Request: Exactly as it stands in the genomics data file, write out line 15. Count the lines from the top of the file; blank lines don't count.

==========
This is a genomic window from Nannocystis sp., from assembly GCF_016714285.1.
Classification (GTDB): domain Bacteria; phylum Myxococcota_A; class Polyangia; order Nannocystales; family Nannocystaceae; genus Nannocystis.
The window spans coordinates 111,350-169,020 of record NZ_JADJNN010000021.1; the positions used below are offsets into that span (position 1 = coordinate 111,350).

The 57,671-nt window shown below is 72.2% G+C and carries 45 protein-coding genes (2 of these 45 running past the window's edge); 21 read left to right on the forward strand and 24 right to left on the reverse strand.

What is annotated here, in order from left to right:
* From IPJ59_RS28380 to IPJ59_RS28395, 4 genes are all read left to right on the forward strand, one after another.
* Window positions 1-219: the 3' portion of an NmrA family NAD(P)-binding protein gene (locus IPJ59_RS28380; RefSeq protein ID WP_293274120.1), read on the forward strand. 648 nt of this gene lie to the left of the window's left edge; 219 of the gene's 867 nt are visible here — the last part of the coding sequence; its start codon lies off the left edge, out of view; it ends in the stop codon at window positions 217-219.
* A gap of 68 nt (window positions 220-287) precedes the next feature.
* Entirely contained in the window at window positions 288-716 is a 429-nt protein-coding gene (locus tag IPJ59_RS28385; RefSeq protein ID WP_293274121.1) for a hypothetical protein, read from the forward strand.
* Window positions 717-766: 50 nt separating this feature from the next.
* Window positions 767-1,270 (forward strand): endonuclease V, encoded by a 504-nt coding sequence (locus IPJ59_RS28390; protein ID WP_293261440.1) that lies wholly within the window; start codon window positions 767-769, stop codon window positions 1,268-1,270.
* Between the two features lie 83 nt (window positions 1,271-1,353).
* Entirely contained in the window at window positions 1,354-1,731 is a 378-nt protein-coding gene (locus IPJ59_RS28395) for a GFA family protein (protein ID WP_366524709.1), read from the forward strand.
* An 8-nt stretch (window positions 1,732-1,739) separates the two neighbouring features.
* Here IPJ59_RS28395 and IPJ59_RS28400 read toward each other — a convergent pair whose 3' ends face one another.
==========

* Here IPJ59_RS28395 and IPJ59_RS28400 read toward each other — a convergent pair whose 3' ends face one another.